The Big Orlando
with Weezer, Fall Out Boy, Dirty Heads, New Politics, and more
Central Florida Fairgrounds; Orlando, FL • December 7, 2014
Summers, in Florida, are best spent submersed in water, or lounging barely clothed near it. It’s the time for pool parties, for bbqs and boat rides, it’s the season to spend every available hour sitting on a beach. It is NOT a glorious time for music festivals. The heat, the sunburn, the sweat (and other people’s sweat!), the humidity, the sheer funk of spending 8 fun filled hours in a crowded place with thousands of other music fans on the brink of dehydration — it’s more of an endurance test then a super fun thing to do.
For this reason alone I wanted to give X107.3 a big hug for scheduling their first ever outdoor music festival, The Big Orlando, in December. The lineup didn’t exactly rev me up (Weezer, Fall Out Boy, and a dozen other bands I only knew by name), but the lure of spending a Sunday outdoors on a cool, crisp day drew me through those Central Florida Fairgrounds’ gates. Much to my delight, many of those “bands I only knew by name” ended up becoming “bands whose albums I need to get.”
Blame it on the weed that saturated the air (shhhhh), or blame it on the lake breeze that made the chilly weather downright COLD, but once reggae/rap act Dirty Heads came on I was more then happy to burrow deep within the crowd and DANCE (and I don’t dance!). This Huntington Beach party band, fronted by two shaggy haired look-like-surfer-dudes, manage to brew a highly drinkable blend of chill island sound and booty breakin hip hop that shouldn’t work, but does. Their set was filled with tunes from their latest album, Sound of Change, which is still sweetening my ear drums days later even after the buzz wore off.
The straight up bar rock of J. Roddy Walston & the Business was another festival surprise. Walston wears a later years Jim Morrison beard and mane, and bounces between guitar and piano while holding down lead vocals with a voice the falls in between Caleb Followill (Kings of Leon) and Marc Bolan (T Rex). The band’s sound was almost too big for the secondary stage that were crammed on to, but the claustrophobia of those Zeppelin-inspired sounds working hard to get loose from those claustrophobic confines made it sound all the more urgent and gritty.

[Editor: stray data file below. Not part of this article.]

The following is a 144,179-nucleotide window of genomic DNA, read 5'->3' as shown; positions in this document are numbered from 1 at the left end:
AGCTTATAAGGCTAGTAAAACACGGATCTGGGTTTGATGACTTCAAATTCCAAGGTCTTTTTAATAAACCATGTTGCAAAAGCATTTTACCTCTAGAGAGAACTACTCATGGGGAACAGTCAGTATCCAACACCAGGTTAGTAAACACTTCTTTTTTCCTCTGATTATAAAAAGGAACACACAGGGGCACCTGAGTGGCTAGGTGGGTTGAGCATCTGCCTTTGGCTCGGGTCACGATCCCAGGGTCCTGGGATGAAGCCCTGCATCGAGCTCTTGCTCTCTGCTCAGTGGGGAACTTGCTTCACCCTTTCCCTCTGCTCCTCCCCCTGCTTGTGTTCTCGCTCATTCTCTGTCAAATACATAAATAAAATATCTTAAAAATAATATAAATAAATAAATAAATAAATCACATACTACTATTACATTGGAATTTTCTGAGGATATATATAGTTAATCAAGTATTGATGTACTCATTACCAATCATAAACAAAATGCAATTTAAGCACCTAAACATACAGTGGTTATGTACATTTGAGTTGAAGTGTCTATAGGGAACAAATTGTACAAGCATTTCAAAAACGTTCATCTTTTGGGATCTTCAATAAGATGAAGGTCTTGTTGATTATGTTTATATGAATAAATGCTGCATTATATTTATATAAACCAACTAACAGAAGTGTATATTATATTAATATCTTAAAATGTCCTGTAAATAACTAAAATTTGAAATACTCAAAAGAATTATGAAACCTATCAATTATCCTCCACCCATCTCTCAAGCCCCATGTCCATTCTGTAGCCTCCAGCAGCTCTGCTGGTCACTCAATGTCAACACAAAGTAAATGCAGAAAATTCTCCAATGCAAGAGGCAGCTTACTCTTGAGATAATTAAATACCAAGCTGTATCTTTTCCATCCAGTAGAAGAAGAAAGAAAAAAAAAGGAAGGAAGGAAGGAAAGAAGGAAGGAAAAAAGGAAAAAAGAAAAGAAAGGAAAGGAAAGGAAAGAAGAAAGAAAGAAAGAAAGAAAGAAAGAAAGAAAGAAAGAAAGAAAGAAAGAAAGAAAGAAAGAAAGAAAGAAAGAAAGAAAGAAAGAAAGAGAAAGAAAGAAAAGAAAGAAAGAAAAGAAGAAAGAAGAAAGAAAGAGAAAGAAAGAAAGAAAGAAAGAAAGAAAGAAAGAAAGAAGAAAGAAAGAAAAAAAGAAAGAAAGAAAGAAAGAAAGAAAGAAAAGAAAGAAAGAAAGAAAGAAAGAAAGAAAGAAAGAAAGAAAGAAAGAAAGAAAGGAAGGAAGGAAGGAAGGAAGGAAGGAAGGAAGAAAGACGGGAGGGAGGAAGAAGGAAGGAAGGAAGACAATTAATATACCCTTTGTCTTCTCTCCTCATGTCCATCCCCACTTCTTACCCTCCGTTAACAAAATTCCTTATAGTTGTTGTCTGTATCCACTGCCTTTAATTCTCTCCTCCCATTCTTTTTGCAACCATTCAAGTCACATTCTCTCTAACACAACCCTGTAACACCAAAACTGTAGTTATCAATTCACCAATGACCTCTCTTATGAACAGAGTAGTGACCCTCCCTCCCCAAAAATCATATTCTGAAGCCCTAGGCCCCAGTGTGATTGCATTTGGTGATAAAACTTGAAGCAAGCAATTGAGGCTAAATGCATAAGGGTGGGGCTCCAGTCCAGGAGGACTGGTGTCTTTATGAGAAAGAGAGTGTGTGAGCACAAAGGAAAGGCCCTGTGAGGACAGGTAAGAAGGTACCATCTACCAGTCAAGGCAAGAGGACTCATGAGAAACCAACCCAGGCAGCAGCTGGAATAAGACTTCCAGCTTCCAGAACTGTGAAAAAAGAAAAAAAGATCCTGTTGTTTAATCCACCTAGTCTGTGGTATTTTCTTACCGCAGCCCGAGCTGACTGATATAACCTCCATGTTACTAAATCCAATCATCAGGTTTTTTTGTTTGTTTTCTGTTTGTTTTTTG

Know what else was urgent? Trying to get warm! As the sun set on an overcast day, the lake wind rose unexpectedly and festival fans swarmed to the lone merchandise stand that sold baja hoodies and Mexican blankets. Soon the fairgrounds looked like a background shot in Point Break, with hundreds bundled up in 90’s era surf attire… myself included.
The ‘grounds were relatively small, with only two main stages (one large, one small) and one tiny one that housed local bands in the early afternoon hours (The Crazy Carls pulled in a crowd larger then many of the main stage acts). The downside to this spare set up was that if you didn’t care for the band that was playing, there really wasn’t much else to do. The upside was that since there was only ever one band playing at a time, you didn’t feel like you were missing something better on a far distant stage. It was possible to see every band’s full set, which is a rarity for the festival circuit.
Big Data are a co-ed electronic pop band whose synth-heavy sound was complimentary to the drone that hovered above the stage during their set. A moment to repeat: a drone, a freakin DRONE. Another group who hugged the electronic pop trend was New Politics. Their music didn’t warm me, but their frontman breakdances and does back flips off of kickdrums! Points to this Denmark band for the visual spectacle, but points taken away for their ill advised attempts to cover both “Smells Like Teen Spirit” and Beastie Boys’ “Sabotage.” Precious are the few who could pull off such new classics.
Indie pop act Young the Giant were another band who benefited from visual splendor and the passion of an emotive lead singer. Beyond that, they had an indistinguishable sound that recalled Panic at the Disco or, at best, Foster the People.
Many of these indie pop, or even emo bands (like headliners, Fall Out Boy), owe a huge debt to the likes of Weezer. They played pop music when it was not so cool. They wore hipster clothes when it wasn’t trendy, and they weren’t taken seriously as a viable 90s band until their second album, Pinkerton, when they got a little weird. Today everyone knows the power of a great pop song, and Weezer has had plenty of those.
Opening with “Hash Pipe,” the unassuming band played through a set of hits that soared and new songs that didn’t soar so high. For one of the latter, “Go Away,” Alex Kandel — whose band Sleeper Agent tore up the small stage earlier in the day — came out to duet. Frontman Rivers Cuomo was his usual deadpan self, seeming simultaneously embarrassed by and reveling in the attention of the thousands in attendance. The band didn’t display as much energy as I’ve seen them deliver in the past, but they sounded spot on so they’ll get a “pass.”
As Fall Out Boy was poised to appear, a snow flurry-like rain began to coat the shivering crowd, many of whom left following Weezer’s set. Only the die hard FOB fans stayed on and, confession, I wasn’t one of them. As I headed for the warmth of my car I saw a couple dancing merrily in the back of a pickup truck, two football fields away from the stage yet still within earshot of Weezer encoring with “Buddy Holly.” On the same wind that brought winter to our skin, the music sailed swiftly to our ears, even as we drove into the night.